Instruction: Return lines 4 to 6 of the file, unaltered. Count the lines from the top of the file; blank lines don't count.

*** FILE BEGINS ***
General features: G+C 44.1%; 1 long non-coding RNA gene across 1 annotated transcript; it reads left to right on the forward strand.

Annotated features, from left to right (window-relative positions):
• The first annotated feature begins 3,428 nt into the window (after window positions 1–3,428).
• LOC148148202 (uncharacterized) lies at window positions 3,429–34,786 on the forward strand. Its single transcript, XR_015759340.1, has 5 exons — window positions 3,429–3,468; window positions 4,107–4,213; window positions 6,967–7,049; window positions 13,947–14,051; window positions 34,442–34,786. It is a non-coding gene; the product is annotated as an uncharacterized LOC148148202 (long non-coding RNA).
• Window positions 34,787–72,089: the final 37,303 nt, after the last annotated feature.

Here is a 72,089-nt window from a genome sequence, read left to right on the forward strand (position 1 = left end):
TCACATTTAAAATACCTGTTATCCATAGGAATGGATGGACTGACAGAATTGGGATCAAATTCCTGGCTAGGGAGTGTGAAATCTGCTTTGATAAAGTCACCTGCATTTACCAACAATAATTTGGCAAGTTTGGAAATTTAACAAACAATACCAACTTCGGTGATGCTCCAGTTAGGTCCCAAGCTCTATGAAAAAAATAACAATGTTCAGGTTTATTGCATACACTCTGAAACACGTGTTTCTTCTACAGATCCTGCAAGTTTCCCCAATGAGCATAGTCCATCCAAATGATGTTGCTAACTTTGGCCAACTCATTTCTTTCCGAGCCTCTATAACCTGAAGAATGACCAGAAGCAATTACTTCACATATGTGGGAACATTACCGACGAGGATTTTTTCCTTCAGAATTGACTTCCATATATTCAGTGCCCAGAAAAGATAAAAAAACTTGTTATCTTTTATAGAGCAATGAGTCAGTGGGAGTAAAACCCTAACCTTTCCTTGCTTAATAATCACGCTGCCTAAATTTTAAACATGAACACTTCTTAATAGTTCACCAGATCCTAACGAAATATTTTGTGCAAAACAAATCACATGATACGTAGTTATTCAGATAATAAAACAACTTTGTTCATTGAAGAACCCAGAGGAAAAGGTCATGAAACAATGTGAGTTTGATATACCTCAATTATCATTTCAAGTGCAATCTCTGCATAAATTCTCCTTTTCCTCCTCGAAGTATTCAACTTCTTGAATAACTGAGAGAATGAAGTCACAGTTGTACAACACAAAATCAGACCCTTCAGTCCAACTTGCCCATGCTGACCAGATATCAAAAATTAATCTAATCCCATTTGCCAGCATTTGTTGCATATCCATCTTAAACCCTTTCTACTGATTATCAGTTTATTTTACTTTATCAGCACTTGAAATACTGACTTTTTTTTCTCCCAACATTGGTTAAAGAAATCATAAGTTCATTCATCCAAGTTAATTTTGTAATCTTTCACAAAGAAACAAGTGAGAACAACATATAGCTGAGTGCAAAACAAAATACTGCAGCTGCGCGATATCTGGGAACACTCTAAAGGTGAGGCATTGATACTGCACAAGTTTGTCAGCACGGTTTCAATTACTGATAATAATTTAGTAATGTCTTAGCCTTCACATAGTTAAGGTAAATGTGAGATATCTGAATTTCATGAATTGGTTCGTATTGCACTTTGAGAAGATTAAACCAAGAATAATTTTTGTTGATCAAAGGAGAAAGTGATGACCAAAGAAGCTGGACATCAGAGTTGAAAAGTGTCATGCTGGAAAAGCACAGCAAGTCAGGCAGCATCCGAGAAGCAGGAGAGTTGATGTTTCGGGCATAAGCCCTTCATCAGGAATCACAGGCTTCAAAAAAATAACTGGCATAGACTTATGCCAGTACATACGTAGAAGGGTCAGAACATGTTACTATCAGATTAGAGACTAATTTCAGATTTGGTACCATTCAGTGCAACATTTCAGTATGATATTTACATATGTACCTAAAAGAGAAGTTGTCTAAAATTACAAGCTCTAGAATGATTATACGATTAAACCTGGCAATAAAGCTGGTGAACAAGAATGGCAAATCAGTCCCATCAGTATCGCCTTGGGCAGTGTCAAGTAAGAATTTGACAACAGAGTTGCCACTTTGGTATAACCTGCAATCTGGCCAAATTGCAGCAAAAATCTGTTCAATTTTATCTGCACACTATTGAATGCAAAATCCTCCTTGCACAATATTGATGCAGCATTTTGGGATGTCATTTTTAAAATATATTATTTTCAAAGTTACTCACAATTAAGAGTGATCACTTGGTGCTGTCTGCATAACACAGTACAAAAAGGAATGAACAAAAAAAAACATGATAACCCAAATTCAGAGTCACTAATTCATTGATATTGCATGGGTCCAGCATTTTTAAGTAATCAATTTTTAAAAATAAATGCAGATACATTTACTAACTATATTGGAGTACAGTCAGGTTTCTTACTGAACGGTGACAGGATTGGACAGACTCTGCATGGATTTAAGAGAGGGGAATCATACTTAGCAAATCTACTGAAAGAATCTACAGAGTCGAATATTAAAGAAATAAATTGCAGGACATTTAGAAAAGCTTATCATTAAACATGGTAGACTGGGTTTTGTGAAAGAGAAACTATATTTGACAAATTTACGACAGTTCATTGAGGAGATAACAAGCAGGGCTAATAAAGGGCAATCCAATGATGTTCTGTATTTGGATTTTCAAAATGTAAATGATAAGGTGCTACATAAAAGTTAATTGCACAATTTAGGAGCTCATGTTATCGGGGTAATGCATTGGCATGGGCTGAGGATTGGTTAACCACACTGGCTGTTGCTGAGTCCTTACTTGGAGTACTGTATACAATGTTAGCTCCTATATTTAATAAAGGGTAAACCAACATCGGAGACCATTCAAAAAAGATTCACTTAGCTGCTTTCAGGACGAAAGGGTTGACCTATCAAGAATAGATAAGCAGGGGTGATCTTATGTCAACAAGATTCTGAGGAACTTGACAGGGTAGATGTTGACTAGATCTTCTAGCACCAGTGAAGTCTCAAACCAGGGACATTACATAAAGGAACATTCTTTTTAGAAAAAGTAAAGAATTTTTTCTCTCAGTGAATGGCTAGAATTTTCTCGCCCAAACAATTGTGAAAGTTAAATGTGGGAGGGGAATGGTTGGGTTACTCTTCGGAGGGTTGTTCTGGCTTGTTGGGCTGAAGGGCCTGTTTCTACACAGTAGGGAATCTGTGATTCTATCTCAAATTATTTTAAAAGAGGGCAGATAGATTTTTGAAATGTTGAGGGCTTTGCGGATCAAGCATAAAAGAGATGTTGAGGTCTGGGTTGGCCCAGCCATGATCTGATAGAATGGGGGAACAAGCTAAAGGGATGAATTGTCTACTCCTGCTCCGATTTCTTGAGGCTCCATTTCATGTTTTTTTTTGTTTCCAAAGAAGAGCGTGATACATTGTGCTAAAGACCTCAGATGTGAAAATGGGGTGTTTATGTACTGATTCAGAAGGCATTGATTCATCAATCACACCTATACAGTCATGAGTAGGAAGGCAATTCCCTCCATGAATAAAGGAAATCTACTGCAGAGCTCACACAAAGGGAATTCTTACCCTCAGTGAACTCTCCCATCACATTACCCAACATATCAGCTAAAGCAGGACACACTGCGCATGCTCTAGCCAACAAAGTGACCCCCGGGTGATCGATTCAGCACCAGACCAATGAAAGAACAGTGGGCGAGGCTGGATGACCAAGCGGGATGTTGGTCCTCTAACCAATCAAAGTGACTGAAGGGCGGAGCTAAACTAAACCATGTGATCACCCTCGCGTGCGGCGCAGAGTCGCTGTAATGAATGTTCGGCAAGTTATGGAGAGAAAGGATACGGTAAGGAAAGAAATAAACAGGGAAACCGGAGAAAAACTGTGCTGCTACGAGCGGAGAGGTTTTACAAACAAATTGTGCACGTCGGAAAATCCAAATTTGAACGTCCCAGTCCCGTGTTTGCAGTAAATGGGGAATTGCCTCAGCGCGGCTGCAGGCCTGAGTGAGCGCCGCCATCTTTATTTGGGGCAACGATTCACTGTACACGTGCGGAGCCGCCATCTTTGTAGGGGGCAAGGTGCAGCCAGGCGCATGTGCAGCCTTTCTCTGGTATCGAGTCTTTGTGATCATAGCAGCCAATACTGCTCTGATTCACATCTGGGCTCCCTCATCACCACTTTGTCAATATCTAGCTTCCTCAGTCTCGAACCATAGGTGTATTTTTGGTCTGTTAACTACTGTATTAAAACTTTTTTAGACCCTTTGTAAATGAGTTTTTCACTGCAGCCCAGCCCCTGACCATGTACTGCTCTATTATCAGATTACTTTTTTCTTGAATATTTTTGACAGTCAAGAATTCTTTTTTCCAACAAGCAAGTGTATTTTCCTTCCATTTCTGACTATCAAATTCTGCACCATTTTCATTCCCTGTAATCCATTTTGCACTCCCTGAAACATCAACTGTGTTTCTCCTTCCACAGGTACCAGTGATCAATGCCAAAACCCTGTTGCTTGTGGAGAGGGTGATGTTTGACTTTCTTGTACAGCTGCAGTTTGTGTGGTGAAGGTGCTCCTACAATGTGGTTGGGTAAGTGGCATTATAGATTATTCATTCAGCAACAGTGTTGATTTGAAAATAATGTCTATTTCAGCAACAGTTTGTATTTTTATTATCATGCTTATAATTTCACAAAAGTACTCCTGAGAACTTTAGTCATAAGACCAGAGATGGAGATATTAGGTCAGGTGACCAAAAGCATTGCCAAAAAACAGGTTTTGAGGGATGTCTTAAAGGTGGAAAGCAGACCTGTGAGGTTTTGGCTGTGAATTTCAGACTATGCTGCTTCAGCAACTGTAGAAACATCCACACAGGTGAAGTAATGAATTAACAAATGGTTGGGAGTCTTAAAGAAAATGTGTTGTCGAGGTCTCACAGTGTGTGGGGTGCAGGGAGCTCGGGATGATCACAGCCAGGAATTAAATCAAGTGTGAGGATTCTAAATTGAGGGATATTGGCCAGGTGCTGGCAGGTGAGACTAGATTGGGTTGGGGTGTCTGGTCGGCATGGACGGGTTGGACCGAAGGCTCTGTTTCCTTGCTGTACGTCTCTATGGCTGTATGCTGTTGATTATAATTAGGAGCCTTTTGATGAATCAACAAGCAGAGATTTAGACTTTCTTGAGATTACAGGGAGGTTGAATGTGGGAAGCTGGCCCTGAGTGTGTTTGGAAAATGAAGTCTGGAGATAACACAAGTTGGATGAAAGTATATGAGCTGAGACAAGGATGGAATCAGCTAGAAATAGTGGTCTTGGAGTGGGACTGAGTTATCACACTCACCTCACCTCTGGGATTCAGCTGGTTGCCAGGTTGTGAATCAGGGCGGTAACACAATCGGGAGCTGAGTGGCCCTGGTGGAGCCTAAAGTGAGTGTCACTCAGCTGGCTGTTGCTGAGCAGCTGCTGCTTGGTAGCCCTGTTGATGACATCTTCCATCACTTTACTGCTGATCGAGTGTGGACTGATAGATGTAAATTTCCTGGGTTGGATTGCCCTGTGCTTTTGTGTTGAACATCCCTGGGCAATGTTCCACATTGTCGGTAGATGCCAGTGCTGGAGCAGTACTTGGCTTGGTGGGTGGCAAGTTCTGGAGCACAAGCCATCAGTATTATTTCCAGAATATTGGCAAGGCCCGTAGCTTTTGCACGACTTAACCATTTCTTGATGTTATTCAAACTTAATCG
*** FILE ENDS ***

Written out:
• LOC148148202 (uncharacterized) lies at window positions 3,429–34,786 on the forward strand. Its single transcript, XR_015759340.1, has 5 exons — window positions 3,429–3,468; window positions 4,107–4,213; window positions 6,967–7,049; window positions 13,947–14,051; window positions 34,442–34,786. It is a non-coding gene; the product is annotated as an uncharacterized LOC148148202 (long non-coding RNA).
• Window positions 34,787–72,089: the final 37,303 nt, after the last annotated feature.

Here is a 72,089-nt window from a genome sequence, read left to right on the forward strand (position 1 = left end):